In relation to its population of 8.4 million, Austria is one of the most popular destinations for refugees in Europe. More than 27,000 people applied for asylum there in the first half of 2015 - three times as many as in the same period the year before. Most of the applicants are from Syria, Afghanistan, or Iraq. The increase in the influx of people has put Austria under pressure. Distributing the applicants among the initial reception centers and across all states has presented the government with a huge task. Only three of the nine states - Vienna, Lower Austria, and Vorarlberg - are fulfilling their share of the agreed quotas. Bringing up the rear is Burgenland on the border with Hungary. The issue of refugees has become a topic of political debate. The Austrian government now wants to change the constitution to force states and communities to accept refugees in future. But that is causing opposition in some states, and provoking anti-foreigner protests, from which the right-wing populist Freedom Party of Austria is benefiting. At the same time, people across Austria are organizing themselves at the grassroots level to better support refugees.
Poland: Christians only, please
Ukraine, Russia, and Tajikistan are the main countries of origin for refugees coming to Poland to apply for asylum. In 2014, 8,020 people filed an application, much fewer than in the previous year. Around half of the applicants are Russian citizens, most of whom are Chechens (91 percent). A little over 2,200 applicants are from Ukraine. In 2014, only 325 Russians were granted asylum, while around 130 Syrians were accepted. Poland's treatment of refugees has been strongly criticized by human rights organizations. The state cares for them, but the majority of the reception centers are located in former army barracks or workers' recreation centers. In these locations, there is a lack of integration opportunities or chances to make contact with Polish people, activists say. Poland is considered to be a transit country for migrants that want to end up in the West. After Poland announced that it would accept an additional 2,000 refugees to ease the burden on Italy and Greece, there were several protests by nationalist groups. But it's not just extremists that have reservations: In an opinion poll released in July, 70 percent of people said that they did not want refugees from Muslim or African countries in Poland. Syrian refugees who are Christians, on the other hand, are welcome.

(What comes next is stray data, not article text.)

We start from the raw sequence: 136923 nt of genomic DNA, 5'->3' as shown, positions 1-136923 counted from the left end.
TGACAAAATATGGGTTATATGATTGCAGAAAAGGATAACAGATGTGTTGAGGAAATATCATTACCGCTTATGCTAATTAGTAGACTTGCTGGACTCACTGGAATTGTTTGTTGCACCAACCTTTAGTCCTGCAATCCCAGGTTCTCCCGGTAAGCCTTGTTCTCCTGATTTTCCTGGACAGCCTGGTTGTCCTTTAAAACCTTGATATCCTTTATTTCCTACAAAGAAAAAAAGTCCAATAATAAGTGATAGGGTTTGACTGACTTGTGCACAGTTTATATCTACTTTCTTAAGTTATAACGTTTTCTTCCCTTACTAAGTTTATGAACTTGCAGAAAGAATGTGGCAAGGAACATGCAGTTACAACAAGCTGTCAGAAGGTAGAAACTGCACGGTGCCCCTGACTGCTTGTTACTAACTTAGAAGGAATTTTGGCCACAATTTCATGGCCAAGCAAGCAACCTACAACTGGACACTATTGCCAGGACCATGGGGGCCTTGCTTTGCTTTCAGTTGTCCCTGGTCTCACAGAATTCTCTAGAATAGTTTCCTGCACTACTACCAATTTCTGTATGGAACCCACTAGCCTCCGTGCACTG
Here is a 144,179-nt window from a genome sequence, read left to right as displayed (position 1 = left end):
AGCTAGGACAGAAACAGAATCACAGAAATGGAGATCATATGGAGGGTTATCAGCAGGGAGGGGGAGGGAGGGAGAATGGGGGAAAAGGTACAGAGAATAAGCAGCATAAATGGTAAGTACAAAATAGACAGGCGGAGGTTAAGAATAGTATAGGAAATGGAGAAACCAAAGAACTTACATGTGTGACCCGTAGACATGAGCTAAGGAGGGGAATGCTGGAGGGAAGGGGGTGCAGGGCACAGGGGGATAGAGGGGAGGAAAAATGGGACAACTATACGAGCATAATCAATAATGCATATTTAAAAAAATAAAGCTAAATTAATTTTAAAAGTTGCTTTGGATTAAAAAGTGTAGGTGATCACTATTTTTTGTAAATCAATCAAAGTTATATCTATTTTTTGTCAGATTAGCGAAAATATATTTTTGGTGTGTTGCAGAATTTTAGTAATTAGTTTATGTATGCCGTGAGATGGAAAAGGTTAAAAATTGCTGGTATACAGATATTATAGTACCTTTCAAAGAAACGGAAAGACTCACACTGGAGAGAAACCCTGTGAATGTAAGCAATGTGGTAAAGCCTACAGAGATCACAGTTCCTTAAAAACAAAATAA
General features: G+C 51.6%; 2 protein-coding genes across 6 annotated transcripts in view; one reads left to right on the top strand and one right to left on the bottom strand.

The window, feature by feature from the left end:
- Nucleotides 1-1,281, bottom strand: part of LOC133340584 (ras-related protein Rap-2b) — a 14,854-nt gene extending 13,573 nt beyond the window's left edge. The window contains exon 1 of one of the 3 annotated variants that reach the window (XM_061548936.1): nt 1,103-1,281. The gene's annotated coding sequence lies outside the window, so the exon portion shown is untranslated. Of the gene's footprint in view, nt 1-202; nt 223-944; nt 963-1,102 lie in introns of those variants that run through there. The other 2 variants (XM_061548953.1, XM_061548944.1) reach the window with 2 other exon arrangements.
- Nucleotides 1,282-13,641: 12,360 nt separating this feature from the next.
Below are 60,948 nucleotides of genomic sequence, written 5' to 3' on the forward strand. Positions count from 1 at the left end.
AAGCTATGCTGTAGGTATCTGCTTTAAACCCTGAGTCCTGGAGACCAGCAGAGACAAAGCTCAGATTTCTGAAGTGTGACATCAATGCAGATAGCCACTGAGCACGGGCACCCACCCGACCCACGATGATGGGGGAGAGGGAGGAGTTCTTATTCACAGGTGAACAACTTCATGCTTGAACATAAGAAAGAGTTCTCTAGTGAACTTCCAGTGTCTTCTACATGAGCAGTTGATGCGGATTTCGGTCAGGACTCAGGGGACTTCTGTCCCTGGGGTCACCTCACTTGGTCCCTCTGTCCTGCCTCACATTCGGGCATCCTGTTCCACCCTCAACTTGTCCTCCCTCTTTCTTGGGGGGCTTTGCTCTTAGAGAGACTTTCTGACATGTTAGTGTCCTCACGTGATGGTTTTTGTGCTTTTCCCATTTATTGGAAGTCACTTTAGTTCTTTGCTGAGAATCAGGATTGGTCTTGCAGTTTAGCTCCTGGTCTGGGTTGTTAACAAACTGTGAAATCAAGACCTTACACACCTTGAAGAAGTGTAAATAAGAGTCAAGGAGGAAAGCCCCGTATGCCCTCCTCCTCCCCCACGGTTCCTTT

Spain – No entry to Europe
Recently, many refugees tried to gain entry to Europe by storming the border fences in the North African exclaves Ceuta and Melilla. But for three months now, Spain has ceased to be a significant entry point for migrants and refugees. In 2014, border protection agency Frontex estimated that 7,800 people had illegally entered Spain. That was just a fraction of the estimated 39,000 illegal immigrants in 2006. According to the Spanish Interior Ministry, the numbers are going down because of a border control cooperation scheme with Morocco. In addition, Madrid signed deportation agreements with states such as Senegal, Mauritania, and Nigeria, preventing many Africans from attempting to flee to Spain. The largest migration route to Europe currently leads from conflict regions such as Syria or Iraq over the eastern Mediterranean or via the Balkans, meaning that Spain is geographically no longer the main escape route.